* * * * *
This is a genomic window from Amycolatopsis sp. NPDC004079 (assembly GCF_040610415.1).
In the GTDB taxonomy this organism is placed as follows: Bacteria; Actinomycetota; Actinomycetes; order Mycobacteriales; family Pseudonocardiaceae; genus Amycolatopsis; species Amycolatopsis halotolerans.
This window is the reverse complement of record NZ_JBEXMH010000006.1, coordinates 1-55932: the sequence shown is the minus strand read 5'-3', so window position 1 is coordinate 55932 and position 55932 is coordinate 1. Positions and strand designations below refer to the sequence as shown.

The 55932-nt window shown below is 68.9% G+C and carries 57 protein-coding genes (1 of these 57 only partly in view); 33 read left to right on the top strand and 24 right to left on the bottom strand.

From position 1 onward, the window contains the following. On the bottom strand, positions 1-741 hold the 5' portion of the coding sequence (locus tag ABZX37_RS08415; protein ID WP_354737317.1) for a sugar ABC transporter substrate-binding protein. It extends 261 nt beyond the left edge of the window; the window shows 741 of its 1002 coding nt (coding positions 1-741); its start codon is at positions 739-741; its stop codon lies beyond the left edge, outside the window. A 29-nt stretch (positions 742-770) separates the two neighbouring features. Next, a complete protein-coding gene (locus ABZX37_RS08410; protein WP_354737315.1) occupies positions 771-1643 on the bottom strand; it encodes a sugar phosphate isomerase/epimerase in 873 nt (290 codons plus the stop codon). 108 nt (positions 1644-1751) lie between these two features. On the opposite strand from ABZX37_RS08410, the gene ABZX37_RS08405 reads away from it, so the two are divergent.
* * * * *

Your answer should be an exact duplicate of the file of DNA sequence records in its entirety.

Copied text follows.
This is a genomic window from Amycolatopsis sp. NPDC004079 (assembly GCF_040610415.1).
In the GTDB taxonomy this organism is placed as follows: Bacteria; Actinomycetota; Actinomycetes; order Mycobacteriales; family Pseudonocardiaceae; genus Amycolatopsis; species Amycolatopsis halotolerans.
This window is the reverse complement of record NZ_JBEXMH010000006.1, coordinates 1-55932: the sequence shown is the minus strand read 5'-3', so window position 1 is coordinate 55932 and position 55932 is coordinate 1. Positions and strand designations below refer to the sequence as shown.

The 55932-nt window shown below is 68.9% G+C and carries 57 protein-coding genes (1 of these 57 only partly in view); 33 read left to right on the top strand and 24 right to left on the bottom strand.

From position 1 onward, the window contains the following. On the bottom strand, positions 1-741 hold the 5' portion of the coding sequence (locus tag ABZX37_RS08415; protein ID WP_354737317.1) for a sugar ABC transporter substrate-binding protein. It extends 261 nt beyond the left edge of the window; the window shows 741 of its 1002 coding nt (coding positions 1-741); its start codon is at positions 739-741; its stop codon lies beyond the left edge, outside the window. A 29-nt stretch (positions 742-770) separates the two neighbouring features. Next, a complete protein-coding gene (locus ABZX37_RS08410; protein WP_354737315.1) occupies positions 771-1643 on the bottom strand; it encodes a sugar phosphate isomerase/epimerase in 873 nt (290 codons plus the stop codon). 108 nt (positions 1644-1751) lie between these two features. On the opposite strand from ABZX37_RS08410, the gene ABZX37_RS08405 reads away from it, so the two are divergent.